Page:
COLOMBO, Sri Lanka -- Buddhist leaders, offended by Pope John Paul II's criticism of their beliefs, boycotted a meeting with him yesterday, a setback for both papal diplomacy and dialogue between faiths.
The 74-year-old pope had arrived here Friday on the last stage of a grueling, 20,800-mile voyage through Asia and the Pacific, the 63rd of his papacy.
He had been scheduled to meet with Buddhist leaders yesterday, along with six Hindu and six Muslim figures, for an interreligious dialogue before flying back to Rome.
As the meeting began in this humid, ocean-side capital, however, Buddhist leaders simply failed to show up and offered no public explanation for their absence.
Previously, Buddhist leaders had taken exception to remarks in the pope's best-selling book, "Crossing the Threshold of Hope." He referred to "negative" aspects of Buddhism and called its goal of nirvana "a state of perfect indifference to the world."
Papal aides said they could not recall such an open snub by any other religious group since Muslims stayed away from a planned meeting with the pope in Kaduna, Nigeria, in 1982.
In 1987, American Jews threatened to boycott a meeting with the pope in Miami because of his contacts with Kurt Waldheim, then the Austrian president, who had been an officer in the German army in Yugoslavia during World War II. They later withdrew the threat.
Additionally, in 1991, Orthodox Christians failed to attend a meeting of European bishops at the Vatican.
The move by the Buddhists yesterday injected a sour final note into what has otherwise been a triumphal trip during which the pope drew his largest congregation -- estimated by the Vatican at 4 million -- in the Philippines, issued a diplomatic overture to China and was cheered by enthusiastic supporters all along his way.
The boycott yesterday was all the more striking since the pope had singled out Buddhists, who make up some 70 percent of Sri Lanka's 16.8 million population, for expressions of his esteem since he arrived here.
At yesterday's meeting with Hindu and Muslim figures, he again referred particularly to Buddhists when he spoke to them of "my own deep and abiding respect for the spiritual and cultural values of which you are the guardians."
And while calling for a renewed effort to evangelize in Asia, the pope said the Roman Catholic Church "respects the freedom of individuals to seek the truth and to embrace it according to the dictates of conscience, and in this light she firmly rejects proselytism and the use of unethical means to gain conversions."
"Interreligious dialogue is a precious means by which the followers of the various religions discover shared points of contact in the spiritual life while acknowledging the differences between them," he said.
The pope, in impromptu remarks after his formal speech, said that it was necessary for religious leaders "to be together -- not to be together is dangerous."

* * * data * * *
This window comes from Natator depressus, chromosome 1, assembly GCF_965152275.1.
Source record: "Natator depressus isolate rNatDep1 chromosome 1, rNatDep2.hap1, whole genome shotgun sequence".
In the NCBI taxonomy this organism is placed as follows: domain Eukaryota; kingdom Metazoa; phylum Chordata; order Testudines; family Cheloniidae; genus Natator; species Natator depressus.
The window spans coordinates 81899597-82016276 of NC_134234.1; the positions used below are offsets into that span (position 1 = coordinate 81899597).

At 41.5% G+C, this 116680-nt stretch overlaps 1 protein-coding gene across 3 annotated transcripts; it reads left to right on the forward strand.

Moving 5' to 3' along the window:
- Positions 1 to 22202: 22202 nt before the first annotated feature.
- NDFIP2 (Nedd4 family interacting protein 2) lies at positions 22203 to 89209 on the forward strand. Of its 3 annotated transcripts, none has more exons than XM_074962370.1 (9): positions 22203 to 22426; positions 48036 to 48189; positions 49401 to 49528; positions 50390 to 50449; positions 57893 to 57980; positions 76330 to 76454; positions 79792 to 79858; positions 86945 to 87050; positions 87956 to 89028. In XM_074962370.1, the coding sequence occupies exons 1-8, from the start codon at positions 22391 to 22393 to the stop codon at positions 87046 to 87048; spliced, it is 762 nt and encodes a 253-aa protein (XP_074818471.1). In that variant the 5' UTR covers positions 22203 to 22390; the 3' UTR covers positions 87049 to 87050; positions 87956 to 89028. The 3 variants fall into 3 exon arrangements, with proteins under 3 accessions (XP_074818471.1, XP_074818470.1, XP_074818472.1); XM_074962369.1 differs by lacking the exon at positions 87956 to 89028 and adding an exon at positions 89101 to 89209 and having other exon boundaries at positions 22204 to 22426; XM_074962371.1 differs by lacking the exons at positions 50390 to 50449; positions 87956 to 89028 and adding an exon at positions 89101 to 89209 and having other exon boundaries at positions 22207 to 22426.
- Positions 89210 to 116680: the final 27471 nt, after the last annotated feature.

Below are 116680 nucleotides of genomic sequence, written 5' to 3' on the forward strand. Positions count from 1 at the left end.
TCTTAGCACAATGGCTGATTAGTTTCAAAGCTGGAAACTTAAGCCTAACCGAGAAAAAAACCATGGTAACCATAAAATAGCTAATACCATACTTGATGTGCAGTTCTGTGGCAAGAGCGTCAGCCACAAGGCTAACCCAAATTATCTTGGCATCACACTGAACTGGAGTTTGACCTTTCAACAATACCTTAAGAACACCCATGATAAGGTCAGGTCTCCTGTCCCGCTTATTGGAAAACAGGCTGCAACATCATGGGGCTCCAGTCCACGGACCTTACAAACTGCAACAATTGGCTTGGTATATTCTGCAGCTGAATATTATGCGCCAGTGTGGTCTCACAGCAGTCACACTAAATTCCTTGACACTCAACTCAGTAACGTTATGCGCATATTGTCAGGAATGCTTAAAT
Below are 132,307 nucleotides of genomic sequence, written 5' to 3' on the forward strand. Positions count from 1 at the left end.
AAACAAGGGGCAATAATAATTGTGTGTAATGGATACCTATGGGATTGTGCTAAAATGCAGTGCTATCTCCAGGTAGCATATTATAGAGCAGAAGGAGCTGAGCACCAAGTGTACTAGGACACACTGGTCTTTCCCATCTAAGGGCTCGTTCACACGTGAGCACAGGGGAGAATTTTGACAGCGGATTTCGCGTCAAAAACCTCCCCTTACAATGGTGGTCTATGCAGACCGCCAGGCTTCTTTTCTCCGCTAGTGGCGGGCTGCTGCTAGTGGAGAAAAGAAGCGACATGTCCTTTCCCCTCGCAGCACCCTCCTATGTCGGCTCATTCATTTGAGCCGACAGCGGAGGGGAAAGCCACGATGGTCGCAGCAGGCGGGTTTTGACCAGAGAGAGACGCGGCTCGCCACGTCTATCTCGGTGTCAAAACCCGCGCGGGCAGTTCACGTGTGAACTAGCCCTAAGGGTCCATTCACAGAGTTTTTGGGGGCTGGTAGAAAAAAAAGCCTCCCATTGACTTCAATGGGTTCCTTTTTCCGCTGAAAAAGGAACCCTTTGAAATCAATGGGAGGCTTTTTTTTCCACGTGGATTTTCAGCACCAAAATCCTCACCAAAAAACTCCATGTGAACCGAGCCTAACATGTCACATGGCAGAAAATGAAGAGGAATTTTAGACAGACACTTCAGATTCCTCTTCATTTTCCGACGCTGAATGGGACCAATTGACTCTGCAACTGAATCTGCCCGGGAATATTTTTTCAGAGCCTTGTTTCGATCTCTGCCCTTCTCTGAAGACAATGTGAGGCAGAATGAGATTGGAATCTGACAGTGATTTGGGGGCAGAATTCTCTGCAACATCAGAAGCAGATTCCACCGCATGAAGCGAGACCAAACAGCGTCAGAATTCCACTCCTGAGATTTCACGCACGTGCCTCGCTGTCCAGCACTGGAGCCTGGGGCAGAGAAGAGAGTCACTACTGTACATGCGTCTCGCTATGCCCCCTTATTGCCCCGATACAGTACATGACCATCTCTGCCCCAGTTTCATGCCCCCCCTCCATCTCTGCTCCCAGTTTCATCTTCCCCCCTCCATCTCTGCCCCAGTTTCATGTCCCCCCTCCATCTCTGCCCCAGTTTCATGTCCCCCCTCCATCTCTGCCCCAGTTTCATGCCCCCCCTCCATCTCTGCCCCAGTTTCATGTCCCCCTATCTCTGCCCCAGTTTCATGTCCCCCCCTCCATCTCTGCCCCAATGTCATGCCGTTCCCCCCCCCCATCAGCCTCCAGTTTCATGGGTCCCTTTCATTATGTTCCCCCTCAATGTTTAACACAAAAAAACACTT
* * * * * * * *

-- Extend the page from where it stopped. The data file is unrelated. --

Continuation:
The Buddhist boycott drew criticism from a government minister, Laksham Jayakody, a Buddhist who is in charge of cultural and religious matters.
"I do not think there is any opposition to the journey of the pope, but they don't want to meet him because of their theological problems," he told reporters. "For me, it is clear that the pope respects Buddhism. And I am frankly unhappy that the Buddhists did not come."
Bishop Joseph Rayappu, a Tamil from the north of the country where a cease-fire is in force after years of insurgency by Tamil separatists, said: "We are unhappy and disappointed, but we understand their position. Buddhism is the majority religion, and they are very sensitive. We accept their decision, and we are not offended."
The Vatican spokesman, Dr. Joaquin Navarro-Valls, seeking to play down the boycott, attributed it to political competition between Buddhist radicals and the Socialist government.
"We understand that for reasons that have to do with circumstances in Sri Lanka, the Buddhist leaders decided not to be present," Dr. Navarro-Valls said.
The dispute with the Buddhists is closely interwoven with both the politics of Sri Lanka and with its colonial history, when converts to Christianity were favored by the British rulers over the Buddhist majority, according to scholars of the region.
Buddhism was introduced into Sri Lanka by an Indian missionary 250 years before the birth of Jesus, while Arab traders introduced Islam from the eighth century onward.
Christianity arrived only with Portuguese colonialists in the 16th century.
According to Vatican figures, Hindus account for 15 percent of Sri Lanka's population, while Muslims and Christians, mostly Catholics, account for just over 7 percent each.
At a Mass attended by tens of thousands of people yesterday, the pope beatified a Goan missionary, Father Joseph Vaz, who voyaged secretly to Sri Lanka in 1687 to revive Catholicism after Dutch settlers declared Calvinism the official religion. After the Mass, the pontiff departed for Rome.